Jaee Bryant celebrates the good things in life and honors a rapper gone too soon on his new EP | Photo by Ashley Rose Stanol

The six songs on local rapper Jaee Bryant’s new EP, Marinatin the Game, are enough to keep you lifted above whatever is dragging you down.

“I’m soaking up the ingredients of the industry,” Bryant said. “I took the time to realize I am independent. I’m trying to soak up as many avenues as I can.” 

Sitting down and reflecting on living his life is what starts his songwriting process, then whatever beat or phrase comes to his mind is what becomes the hook. Bryant’s motivational rap is reminiscent of West Coast gangsta-funk, reflecting on what it’s like to go after what you want with as little stress as possible. 

On the new track, “Be Free,” he raps: “I’m thinking about my new ways / many ways to get paid / my free time I just parlay / and do it my way.” With phrases like “money coming in my sleep,” the track celebrates his self-made success.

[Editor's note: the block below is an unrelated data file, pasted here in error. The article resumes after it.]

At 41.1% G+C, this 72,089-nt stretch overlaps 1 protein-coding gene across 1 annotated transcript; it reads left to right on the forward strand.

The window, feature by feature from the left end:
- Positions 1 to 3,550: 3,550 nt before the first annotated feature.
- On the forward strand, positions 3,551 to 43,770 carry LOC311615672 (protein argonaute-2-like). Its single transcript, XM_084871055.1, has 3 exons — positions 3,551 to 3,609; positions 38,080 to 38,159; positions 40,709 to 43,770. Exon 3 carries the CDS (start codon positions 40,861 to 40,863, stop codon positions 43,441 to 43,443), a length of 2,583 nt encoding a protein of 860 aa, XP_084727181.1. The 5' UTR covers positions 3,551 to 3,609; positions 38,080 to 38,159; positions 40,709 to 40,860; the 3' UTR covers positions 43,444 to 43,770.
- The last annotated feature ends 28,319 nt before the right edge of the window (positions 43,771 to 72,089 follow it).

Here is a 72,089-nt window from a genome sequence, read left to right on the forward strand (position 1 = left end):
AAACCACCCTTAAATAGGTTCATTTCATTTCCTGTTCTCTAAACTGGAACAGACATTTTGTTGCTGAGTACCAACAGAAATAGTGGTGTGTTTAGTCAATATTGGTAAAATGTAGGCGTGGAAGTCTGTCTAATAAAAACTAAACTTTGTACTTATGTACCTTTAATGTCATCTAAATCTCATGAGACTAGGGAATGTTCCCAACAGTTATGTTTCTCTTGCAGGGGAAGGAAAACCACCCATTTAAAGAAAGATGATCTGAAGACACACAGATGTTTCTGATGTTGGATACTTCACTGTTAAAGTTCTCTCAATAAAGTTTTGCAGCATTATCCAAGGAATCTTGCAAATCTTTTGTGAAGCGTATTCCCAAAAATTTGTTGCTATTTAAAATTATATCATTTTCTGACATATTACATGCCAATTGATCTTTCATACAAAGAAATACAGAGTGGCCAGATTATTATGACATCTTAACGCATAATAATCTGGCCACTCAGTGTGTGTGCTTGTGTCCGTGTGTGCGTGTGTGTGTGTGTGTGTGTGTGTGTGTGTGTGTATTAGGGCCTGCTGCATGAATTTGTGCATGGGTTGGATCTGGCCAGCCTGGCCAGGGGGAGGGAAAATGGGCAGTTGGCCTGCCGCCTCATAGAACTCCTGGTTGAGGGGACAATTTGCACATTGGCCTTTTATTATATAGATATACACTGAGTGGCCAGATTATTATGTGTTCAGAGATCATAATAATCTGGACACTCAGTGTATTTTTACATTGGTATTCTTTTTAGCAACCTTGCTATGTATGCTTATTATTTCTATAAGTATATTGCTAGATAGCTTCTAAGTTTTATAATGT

“I was going through a lot the past couple of years before this album. But I’m actually happy now, with my relationship, my life and my business. I was in a shell. Now I’m actually collaborating with different people” — like local rapper Kingg on the new song, “Paper,” and California-based producer DJ Idea who engineered the album. In the past Bryant would arrange all his work, but Marinatin the Game was a chance for him to just take the time to write and branch out with collaborations. 

Speaking on both “The Ghost of Chad (Intro)” and “The Spirit of Hustla (Outro),” of the new EP is rapper Pimp C from Underground Kingz. 

“He’s a legend. I was always inspired by what he was saying to the people,” Bryant said.  

For Bryant, Pimp C was a voice of unity and truth, telling what the opposition within the music industry was really like for Black people. He used to watch the late rapper’s interviews and used small pieces of them with permission to reflect his inspiration for pushing forward with his music. 

Bryant realizes that there’s both good and bad with being independent under his own brand Never Say Ruin, but he feels lucky to have a team he trusts. And the shutdown focused his intentions even more. “Never stop dreaming. Just keep grinding. Keep your head up. That’s one thing I’ve learned. There were a couple times I doubted myself. I just kept going.”